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Bread Bag Dyeing

It's snowing here, but spring is in my heart!

Used-clothing stores carry hosts of men's T-shirts in mint condition. I'm excited I figured out how to up-cycle one into a darling skirt. I am no seamstress, so I guarantee this is easy and quick!

Let's Get Started!

The first thing I did was cut straight across the shirt, right below its arms:

This gave me a large tube which would become my skirt. A bit of the T-shirt logo is on my tube, but a blouse'll cover it. Besides, almost the whole logos disappears in the project's last step.

Lay the tube out flat, face up. Insert layers of newspaper between the tube's front and back so, when you paint the front, paint doesn't leak through to the back:

Optional: Before painting a border along the bottom edge of the skirt (the part already hemmed), sketch a design there with an Auto-Fade Pen (it washes out afterwards):

Using Tee Juice, I painted a border of hearts, flowers, and leaves. You might prefer simple geometric shapes (e.g., squares and triangles), or something else. If you paint the back, let the front dry before turning the tube over. Use a white or pale T-shirt so the Tee Juice (TJ) shows well. On white, use any color TJ. On colored fabric, its color may show a bit through the TJ. Choose colors that show well on that fabric. For example, yellow doesn't show much on gray. And dyeing surprises are inevitable, so go with the flow. E.g., pink on the gray T-shirt I used came up a lovely purple. Once TJ is dry, set it according to Tee Juice instructions. Here's the finished Tee Juice painting (its hearts show how the pink looks):

Next, pizazz! I accented some lines with Lumiere to make them pop. I also used Lumiere to add details. Applying Lumiere:

After I finished Lumiere application:

The Lumiere colors I personally chose were: Bright Gold; Grape; and Metallic Olive Green. Here is a detail of the finished Lumiere:

Optional: Take the skirt one step further, with glam 4mm Rhinestuds. I chose Sapphire and Red. Experiment by placing Rhinestuds in different places on the skirt. Put just one here and there, or several in a cluster or line. Once you like the way they look, set them using instructions in the product description here, with one difference. For this project, you needn't lay out your pattern of Rhinestuds on the Mylar; you've already placed them, sticky side down on the fabric; just cut strips or squares of Mylar, and put them, sticky side down, over the Rhinestuds, to hold em in place while you iron:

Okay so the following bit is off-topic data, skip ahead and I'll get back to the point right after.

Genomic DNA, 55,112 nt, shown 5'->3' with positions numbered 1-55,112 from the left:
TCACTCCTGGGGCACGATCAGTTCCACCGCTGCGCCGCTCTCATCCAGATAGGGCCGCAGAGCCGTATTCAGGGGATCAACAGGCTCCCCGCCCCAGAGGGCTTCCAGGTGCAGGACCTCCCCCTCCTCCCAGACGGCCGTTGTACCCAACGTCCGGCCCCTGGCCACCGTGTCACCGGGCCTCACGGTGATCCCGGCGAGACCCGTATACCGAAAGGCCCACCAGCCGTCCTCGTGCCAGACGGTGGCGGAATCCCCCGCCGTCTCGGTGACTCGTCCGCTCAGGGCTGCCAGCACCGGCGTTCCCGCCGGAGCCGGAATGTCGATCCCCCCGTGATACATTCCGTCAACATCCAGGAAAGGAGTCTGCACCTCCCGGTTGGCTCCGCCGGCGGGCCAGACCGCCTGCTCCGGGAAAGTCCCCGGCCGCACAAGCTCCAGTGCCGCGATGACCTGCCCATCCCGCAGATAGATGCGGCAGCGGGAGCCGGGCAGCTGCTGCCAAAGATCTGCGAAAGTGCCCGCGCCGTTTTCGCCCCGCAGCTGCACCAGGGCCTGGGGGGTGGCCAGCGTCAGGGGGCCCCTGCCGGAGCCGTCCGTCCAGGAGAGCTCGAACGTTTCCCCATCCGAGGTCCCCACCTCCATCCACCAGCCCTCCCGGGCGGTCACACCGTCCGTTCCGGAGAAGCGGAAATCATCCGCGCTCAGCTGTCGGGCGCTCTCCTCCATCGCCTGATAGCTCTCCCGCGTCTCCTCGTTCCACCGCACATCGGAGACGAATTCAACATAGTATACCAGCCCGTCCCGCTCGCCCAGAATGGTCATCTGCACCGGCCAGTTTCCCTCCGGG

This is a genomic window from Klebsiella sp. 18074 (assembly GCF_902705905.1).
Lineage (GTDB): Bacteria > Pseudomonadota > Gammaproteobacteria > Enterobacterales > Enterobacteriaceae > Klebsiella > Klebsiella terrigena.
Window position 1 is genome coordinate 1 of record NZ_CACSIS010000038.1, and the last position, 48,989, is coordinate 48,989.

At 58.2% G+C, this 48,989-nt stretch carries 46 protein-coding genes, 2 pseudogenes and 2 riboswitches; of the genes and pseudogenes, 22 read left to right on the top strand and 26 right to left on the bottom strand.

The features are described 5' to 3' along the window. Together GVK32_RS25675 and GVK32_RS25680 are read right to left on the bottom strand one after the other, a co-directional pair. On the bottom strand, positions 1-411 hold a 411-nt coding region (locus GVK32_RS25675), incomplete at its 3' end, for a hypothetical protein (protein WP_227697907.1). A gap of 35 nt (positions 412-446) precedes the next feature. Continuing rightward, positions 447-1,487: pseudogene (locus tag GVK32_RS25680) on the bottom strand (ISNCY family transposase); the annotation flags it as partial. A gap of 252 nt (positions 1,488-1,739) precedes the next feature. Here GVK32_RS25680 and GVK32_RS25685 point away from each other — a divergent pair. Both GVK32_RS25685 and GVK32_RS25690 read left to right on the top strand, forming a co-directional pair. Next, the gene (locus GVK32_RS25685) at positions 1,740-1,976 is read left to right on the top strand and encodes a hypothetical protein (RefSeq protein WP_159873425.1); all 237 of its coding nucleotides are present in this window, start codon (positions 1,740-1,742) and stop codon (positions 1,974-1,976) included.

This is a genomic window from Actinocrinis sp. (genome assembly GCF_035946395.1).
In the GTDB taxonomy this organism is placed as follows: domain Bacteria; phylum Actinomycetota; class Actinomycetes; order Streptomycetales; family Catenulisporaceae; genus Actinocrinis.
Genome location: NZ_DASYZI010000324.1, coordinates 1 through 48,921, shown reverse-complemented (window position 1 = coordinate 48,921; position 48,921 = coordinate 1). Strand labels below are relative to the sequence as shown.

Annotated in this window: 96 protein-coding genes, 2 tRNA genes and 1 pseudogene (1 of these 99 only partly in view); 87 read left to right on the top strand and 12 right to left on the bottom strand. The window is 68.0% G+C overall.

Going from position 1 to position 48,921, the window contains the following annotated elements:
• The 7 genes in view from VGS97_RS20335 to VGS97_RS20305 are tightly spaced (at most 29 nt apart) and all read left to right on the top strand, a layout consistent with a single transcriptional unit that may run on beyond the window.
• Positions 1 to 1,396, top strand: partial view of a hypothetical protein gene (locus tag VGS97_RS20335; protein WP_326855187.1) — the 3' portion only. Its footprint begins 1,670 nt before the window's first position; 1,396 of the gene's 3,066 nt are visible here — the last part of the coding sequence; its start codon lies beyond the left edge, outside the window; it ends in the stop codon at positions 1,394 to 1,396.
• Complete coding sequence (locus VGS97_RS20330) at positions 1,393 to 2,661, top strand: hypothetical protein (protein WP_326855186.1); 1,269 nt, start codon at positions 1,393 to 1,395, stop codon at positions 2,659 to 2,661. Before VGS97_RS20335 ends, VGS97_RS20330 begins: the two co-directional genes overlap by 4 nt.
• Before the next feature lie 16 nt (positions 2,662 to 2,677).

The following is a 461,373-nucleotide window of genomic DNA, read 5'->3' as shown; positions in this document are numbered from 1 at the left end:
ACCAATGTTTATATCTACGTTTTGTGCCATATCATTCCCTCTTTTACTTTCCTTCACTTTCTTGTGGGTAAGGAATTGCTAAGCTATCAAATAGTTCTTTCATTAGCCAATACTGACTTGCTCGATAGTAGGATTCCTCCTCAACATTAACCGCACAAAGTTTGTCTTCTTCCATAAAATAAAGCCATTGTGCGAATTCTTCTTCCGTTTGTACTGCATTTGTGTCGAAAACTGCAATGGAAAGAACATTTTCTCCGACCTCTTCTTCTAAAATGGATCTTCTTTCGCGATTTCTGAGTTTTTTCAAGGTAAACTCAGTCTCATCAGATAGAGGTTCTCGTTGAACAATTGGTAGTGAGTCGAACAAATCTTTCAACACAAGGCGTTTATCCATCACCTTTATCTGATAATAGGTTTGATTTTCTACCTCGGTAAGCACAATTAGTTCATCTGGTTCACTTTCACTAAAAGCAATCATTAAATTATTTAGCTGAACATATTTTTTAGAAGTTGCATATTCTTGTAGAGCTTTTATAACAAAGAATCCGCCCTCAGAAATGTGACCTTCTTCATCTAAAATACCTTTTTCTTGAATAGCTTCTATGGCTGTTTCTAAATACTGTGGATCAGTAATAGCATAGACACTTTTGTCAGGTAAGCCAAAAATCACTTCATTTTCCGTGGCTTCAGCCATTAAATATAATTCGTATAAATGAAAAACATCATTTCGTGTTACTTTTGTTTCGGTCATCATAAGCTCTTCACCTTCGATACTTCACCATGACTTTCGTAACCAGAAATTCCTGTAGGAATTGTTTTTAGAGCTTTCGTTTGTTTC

Finally, make a 1" casing for 1/4" to 1/2" elastic at the skirt's waist. (Remember: When you stitch the casing, leave an inch unstitched as an opening to insert the elastic. After you insert it, close up that inch.) Voila, you can now wear your new skirt!

Helpful hints:

  • You have leeway with the T-shirt size. I'm size 12/14, and used a men's size 5X T-shirt, because that is what I found. A smaller shirt would also work for me.
  • I applied Lumiere with a really fine brush: size 0. Some of the work could've been done with a bigger brush. If you don't need fine detailing, you can use an even bigger one.
  • My bias is that Rhinestuds fasten most securely on the unpainted parts of the cloth.
  • There are a zillion variations, once you know the basic idea. Examples: stencil a border with TJ; paint a dark T-shirt with Neopaque; use a small T-shirt for a child's skirt; just tie-dye the tube!

This tutorial was provided by Francesca De Grandis, from her site Outlaw Bunny.


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